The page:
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NMEA-0183 Interface: Paired Two-pole Male, Female Connectors
|Author||Topic: NMEA-0183 Interface: Paired Two-pole Male, Female Connectors|
posted 12-21-2011 08:48 PM ET (US)
[This topic was originally a sidebar to a discussion suggesting a four-pole genderless connector. This different method suggesting the use of two two-pole connectors of opposite gender has been separated into its own topic.]
posted 11-25-2011 03:42 PM ET (US)
Another solution [to the problem of interfacing NMEA-0183 serial devices with a generic or universal wiring solution] would be to put a keyed connector with two [female sockets] on the two NMEA out lines and a keyed connector with two [male pins] on the two NMEA in lines, with a convention about where + and - go. These Molex connectors look like they would be suitable.
posted 11-25-2011 03:45 PM ET (US)
[Reversed the gender of the connectors; this change has been made to the article above-jimh]
posted 11-26-2011 12:05 AM ET (US)
The cost of the MOLEX connector mentioned by Chuck--the MOLEX Mizu-P25 wire-to-wire miniature waterproof connector--is not too high. I have researched these devices and show a source for them with the cost below. A two-pole plug is only $1.31.
I could not locate the price for the terminals, but they can't be much more than $0.20-each. We can figure less than $2 per connector.
The mating connector is a little more expensive, about $2.73:
With terminals figure about $3.15. This gives us a cost of about $5.15 per device per port. I was becoming interested in this connector until I read the data sheet. It notes that for assembly of the connector a special "cap fitting tool" is required.
That special tooling has cooled my enthusiasm for this particular connector.
posted 11-26-2011 10:19 AM ET (US)
I wonder if that tool is really necessary, or just makes
things go faster in a production environment. I couldn't
find anybody with an online quote for the tool. I googled
up the manual for the tool, I'd guess it would be about $50.
BTW, here's a list of splashproof connectors:
posted 11-27-2011 07:54 AM ET (US)
Perhaps to assemble just a few connectors by hand a cap fitting tool could be improvised.
Chuck--You should order a couple of those Mizu-P25 MOLEX connectors and see how they work. Let us know how the crimp connectors work with a non-specific crimp tool, how difficult it is to assemble the contacts into the connector bodies, and how difficult it is to install the cap fitting. If it's possible to assemble those connectors without special crimp tools and the cap fitting tool, they look like they'd be a reasonably good connector for the purpose of connecting NMEA-0183 signals between devices.
posted 11-30-2011 07:14 PM ET (US)
I ordered five of each housing and 15 of each terminal.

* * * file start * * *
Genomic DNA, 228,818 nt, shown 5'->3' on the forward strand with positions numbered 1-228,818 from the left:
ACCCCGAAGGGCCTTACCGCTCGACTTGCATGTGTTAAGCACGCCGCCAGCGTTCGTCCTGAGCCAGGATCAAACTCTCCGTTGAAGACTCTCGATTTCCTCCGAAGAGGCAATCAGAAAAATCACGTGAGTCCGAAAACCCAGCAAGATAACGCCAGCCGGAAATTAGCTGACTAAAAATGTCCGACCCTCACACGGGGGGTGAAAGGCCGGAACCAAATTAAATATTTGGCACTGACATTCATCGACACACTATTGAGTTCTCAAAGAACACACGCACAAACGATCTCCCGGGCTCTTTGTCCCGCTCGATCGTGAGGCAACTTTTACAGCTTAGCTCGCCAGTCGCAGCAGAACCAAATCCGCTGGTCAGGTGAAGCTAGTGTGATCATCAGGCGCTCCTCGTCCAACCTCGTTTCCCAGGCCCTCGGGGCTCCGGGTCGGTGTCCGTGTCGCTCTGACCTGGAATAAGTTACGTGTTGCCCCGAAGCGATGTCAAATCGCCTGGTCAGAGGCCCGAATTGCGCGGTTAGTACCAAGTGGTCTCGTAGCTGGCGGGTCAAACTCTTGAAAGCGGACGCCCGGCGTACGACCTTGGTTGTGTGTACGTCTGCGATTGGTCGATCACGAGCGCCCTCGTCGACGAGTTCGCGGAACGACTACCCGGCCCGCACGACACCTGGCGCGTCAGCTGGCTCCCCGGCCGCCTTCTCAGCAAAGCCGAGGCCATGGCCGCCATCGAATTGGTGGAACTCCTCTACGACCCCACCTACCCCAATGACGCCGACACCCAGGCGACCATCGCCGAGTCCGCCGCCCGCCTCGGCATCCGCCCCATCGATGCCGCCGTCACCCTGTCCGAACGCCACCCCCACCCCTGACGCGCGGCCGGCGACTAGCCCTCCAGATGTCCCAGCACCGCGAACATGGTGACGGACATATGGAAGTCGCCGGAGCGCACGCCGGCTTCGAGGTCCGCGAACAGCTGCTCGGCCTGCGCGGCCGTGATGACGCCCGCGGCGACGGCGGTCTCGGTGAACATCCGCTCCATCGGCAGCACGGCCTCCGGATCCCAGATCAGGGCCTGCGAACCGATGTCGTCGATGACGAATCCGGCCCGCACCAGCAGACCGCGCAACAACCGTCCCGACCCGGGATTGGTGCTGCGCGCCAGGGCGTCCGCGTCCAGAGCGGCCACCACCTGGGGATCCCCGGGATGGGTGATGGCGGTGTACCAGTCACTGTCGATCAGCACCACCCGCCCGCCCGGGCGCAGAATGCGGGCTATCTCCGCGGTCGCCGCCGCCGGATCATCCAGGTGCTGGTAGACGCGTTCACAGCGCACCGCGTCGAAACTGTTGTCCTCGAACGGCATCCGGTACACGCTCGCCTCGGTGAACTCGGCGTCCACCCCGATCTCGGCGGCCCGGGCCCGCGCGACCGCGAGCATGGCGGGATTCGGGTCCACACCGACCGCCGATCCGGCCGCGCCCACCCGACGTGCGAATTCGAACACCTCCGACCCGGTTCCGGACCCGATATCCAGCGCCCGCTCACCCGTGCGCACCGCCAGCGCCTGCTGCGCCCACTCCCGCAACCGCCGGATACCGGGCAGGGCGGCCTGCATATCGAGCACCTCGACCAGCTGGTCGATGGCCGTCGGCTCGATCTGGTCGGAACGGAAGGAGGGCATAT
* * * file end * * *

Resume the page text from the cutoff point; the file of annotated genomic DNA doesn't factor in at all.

Mouser had the terminals: 50148 (female, $0.21) and 50147 (male, $0.18). One of the terminals is back-ordered.
posted 12-03-2011 09:16 PM ET (US)
They arrived today, USPS Priority Mail (which was the cheapest
I turns out that I have a crimper that will work. It's a
The tool for fitting the cap is not necessary. You can push
posted 12-07-2011 10:55 PM ET (US)
I got an e-mail from Mouser today. The terminals that are
backordered won't be in until February. No problem for me.
posted 12-07-2011 11:05 PM ET (US)
Chuck and I appear to use the same philosophy about ordering terminals for crimp-on and insert connectors: order about 50-percent more than needed to allow for some mistakes during assembly.
posted 12-20-2011 07:24 PM ET (US)
I got an e-mail from Mouser today. The other pins shipped.
I won't see them till next week (out of town), so watch this
BTW, for small, light, shipments, always check out USPS.
posted 12-21-2011 08:58 PM ET (US)
While we are waiting for Chuck to get all the components for the connector he chose for this application, there is one other element of the method that needs to be worked out. We need to hear from Chuck on his "convention about where + and - go" for the wiring.
As I mentioned in my original article on NMEA-0183 interfacing, there are four possible configurations of the ports and ten possible combinations of interconnecting those four port configurations. We need Chuck to detail how to wire his two-pole connectors so that all of the possible interconnects will produce the desired results.
posted 12-31-2011 09:43 PM ET (US)
The female pins arrived, no surprises.
I don't actually have an immediate project for these parts,
At this point, I don't see any reason it wouldn't work. I'll
1. Are the male pins or the female pins the output side? (Ans: which ever is best shielded from shorts)
2. Which pin is + and which is -? Ans: It really doesn't
posted 02-13-2013 08:50 AM ET (US)
I would like to have an update on this connector installation, perhaps with some photographs. Has any progress been made?
posted 02-16-2013 05:21 AM ET (US)
I've not done anything further on this project at all. My
Garmin 162 keeps working so I haven't been motivated to spend
for newer, fancier, chart plotter. I will see if I can come
up with some pictures of the connectors and crimper.
posted 02-17-2013 03:13 PM ET (US)
Here's some pictures.
Detail of crimper:
Terminals and housings:
Detail of terminals:
I'd use the female housing as the OUT side as it seems like
I'd make the OUT wires 1.5" longer than the IN wires so that
posted 02-17-2013 11:47 PM ET (US)
Many thanks to Chuck for the pictures of the crimper, the terminals, and the connector housings. From the images, I believe I have a crimper that will work with those terminal. My crimper is a Molex branded crimper, but the details of the A and B crimp jaws looks extremely similar to the crimper shown.
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